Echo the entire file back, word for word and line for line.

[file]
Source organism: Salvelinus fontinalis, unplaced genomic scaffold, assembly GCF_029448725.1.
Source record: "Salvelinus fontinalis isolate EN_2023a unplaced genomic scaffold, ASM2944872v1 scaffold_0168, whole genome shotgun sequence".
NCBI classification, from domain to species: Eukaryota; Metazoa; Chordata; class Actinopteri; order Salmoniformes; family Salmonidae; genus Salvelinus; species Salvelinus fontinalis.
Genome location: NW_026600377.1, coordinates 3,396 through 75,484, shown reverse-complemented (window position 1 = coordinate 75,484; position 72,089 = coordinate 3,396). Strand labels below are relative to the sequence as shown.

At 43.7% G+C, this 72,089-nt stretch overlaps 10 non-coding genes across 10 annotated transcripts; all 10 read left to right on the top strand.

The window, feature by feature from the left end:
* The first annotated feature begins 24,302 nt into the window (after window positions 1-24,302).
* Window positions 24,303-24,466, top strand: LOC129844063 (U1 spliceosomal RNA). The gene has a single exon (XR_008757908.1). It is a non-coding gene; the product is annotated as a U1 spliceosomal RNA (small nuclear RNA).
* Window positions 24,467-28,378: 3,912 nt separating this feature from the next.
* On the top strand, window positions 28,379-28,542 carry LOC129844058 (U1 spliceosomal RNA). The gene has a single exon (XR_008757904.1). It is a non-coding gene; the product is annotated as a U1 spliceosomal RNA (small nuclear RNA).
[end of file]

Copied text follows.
Source organism: Salvelinus fontinalis, unplaced genomic scaffold, assembly GCF_029448725.1.
Source record: "Salvelinus fontinalis isolate EN_2023a unplaced genomic scaffold, ASM2944872v1 scaffold_0168, whole genome shotgun sequence".
NCBI classification, from domain to species: Eukaryota; Metazoa; Chordata; class Actinopteri; order Salmoniformes; family Salmonidae; genus Salvelinus; species Salvelinus fontinalis.
Genome location: NW_026600377.1, coordinates 3,396 through 75,484, shown reverse-complemented (window position 1 = coordinate 75,484; position 72,089 = coordinate 3,396). Strand labels below are relative to the sequence as shown.

At 43.7% G+C, this 72,089-nt stretch overlaps 10 non-coding genes across 10 annotated transcripts; all 10 read left to right on the top strand.

The window, feature by feature from the left end:
* The first annotated feature begins 24,302 nt into the window (after window positions 1-24,302).
* Window positions 24,303-24,466, top strand: LOC129844063 (U1 spliceosomal RNA). The gene has a single exon (XR_008757908.1). It is a non-coding gene; the product is annotated as a U1 spliceosomal RNA (small nuclear RNA).
* Window positions 24,467-28,378: 3,912 nt separating this feature from the next.
* On the top strand, window positions 28,379-28,542 carry LOC129844058 (U1 spliceosomal RNA). The gene has a single exon (XR_008757904.1). It is a non-coding gene; the product is annotated as a U1 spliceosomal RNA (small nuclear RNA).